Glenn Youngkin Fights for Taxpayers Once Again

AP Photo/Steve Helber

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Republican Gov. Glenn Youngkin is a rising star among the nation’s governors, and his latest fight proves his commitment to making Virginia an affordable place to live.

For starters, the governor unveiled his proposal to cut both corporate and income taxes in the state’s budget for 2023 and 2024, which would total out to $1 billion in tax cuts, the Associated Press reported. Youngkin wants the top income bracket tax lowered from 5.75 percent to 5.5 percent, and to cut the corporate tax rate down from 6 percent to 5 percent, according to the outlet. Hopefully, the Virginia General Assembly will make it happen.

These tax cuts are no small deal, especially in the recently blue state of Virginia. Youngkin understands that economic times are tough, and the outlook might not be positive for a while. If the federal government is not going to rein in its spending, then state governments have a responsibility to take the tax burden off families, individuals, and businesses to better handle inflation.

Youngkin campaigned on cuts as well on the campaign trail, and he’s already seen some successful delivery. Namely, the grocery tax will go down from 2.5 percent to 1 percent starting next year, which is sure to save people money where it matters. While some of us might not be watching our wallet as closely to notice the difference between 2.5 percent and 1 percent, you can bet that there are people where that extra money could make a huge impact on their lives, especially if they have a large family on a budget.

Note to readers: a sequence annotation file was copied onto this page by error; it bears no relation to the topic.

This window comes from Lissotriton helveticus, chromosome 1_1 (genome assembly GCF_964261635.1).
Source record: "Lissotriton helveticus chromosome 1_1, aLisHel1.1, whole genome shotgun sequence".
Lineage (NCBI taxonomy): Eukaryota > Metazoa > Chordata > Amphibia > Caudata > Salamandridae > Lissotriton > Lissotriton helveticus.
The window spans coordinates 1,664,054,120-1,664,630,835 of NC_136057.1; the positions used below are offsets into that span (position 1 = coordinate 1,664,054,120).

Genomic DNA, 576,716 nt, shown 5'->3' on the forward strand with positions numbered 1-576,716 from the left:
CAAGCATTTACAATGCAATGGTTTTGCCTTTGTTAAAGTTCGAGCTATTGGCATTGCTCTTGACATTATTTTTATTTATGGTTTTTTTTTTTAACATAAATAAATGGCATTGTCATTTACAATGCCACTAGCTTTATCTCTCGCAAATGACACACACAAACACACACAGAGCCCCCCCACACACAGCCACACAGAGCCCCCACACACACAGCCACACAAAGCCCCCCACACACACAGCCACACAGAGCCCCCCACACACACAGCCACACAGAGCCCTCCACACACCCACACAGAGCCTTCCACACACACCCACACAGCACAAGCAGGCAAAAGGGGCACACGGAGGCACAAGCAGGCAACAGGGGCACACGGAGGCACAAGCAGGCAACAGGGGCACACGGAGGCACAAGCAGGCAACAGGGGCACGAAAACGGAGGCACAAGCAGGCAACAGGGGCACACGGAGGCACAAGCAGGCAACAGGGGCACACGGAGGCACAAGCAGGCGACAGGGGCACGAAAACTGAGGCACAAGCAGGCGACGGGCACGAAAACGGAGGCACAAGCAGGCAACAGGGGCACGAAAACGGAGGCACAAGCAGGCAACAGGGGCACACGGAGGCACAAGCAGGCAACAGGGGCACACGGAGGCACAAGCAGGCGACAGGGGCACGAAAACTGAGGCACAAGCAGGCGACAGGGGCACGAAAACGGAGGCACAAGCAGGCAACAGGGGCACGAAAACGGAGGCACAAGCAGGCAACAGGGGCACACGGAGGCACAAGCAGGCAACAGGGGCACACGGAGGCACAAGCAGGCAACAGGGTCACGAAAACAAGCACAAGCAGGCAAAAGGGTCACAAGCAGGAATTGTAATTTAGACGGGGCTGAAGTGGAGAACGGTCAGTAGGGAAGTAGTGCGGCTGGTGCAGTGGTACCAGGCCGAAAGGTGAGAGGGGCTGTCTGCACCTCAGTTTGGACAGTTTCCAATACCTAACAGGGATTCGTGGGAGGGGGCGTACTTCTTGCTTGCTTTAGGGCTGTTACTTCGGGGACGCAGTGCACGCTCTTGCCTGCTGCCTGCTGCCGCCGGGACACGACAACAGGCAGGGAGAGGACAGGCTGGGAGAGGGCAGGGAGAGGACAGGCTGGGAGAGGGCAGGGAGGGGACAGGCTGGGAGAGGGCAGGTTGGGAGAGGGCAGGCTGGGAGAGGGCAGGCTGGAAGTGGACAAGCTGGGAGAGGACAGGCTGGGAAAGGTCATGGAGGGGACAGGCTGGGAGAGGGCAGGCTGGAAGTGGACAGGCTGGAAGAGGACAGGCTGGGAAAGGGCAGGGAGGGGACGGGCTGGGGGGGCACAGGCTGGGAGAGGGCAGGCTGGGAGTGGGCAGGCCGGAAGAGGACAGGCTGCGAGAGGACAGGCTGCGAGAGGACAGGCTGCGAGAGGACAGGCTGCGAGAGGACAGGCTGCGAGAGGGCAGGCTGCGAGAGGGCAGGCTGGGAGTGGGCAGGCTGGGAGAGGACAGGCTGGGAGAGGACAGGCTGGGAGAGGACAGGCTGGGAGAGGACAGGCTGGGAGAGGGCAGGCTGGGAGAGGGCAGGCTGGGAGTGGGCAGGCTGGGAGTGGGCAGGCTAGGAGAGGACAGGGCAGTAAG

When asked about possibly scrapping the annual vehicle property tax as well by ABC 7 on Thursday, Youngkin did not hesitate to push local governments to make reforms.

“As much as I would like to, it is a local tax,” he said, according to the outlet.

“And so the counties need to go reflect on the fact that the number one complaint that we get is the car tax, and yet the counties continue to charge it. I think it’s a matter of tax reassessment on behalf of so many counties around the Commonwealth to see what they are doing in order to tax their citizens as well. Taxes are a stack of local taxes, state taxes and federal taxes. The state taxes have overwhelmed companies and individuals [and] I can fix that and I think local government needs to get to work on their own tax structures.”

The simple fact of the matter is that now is the time for governments to get creative in how they can do more with less revenue, or just do less, period. Virginians who are already struggling, or even one’s who are not, do not need to pay another tax when they already have the government in their wallet everywhere else.

Youngkin should continue to put pressure on counties to get rid of unnecessary taxes, whether it’s for vehicles or otherwise. If a county or city is getting its revenue from an unusual source of taxation, that’s a serious problem that needs to be solved. Tax revenue should be generated in a way that does not inconvenience people, and is as low as possible.

As American families are being forced to “cut the fat” in their own budgets, governments should find a way to do the same. At the very least, Democratic governors around the country should take note of how their fiscally conservative colleagues are delivering tax breaks for hard-working people.


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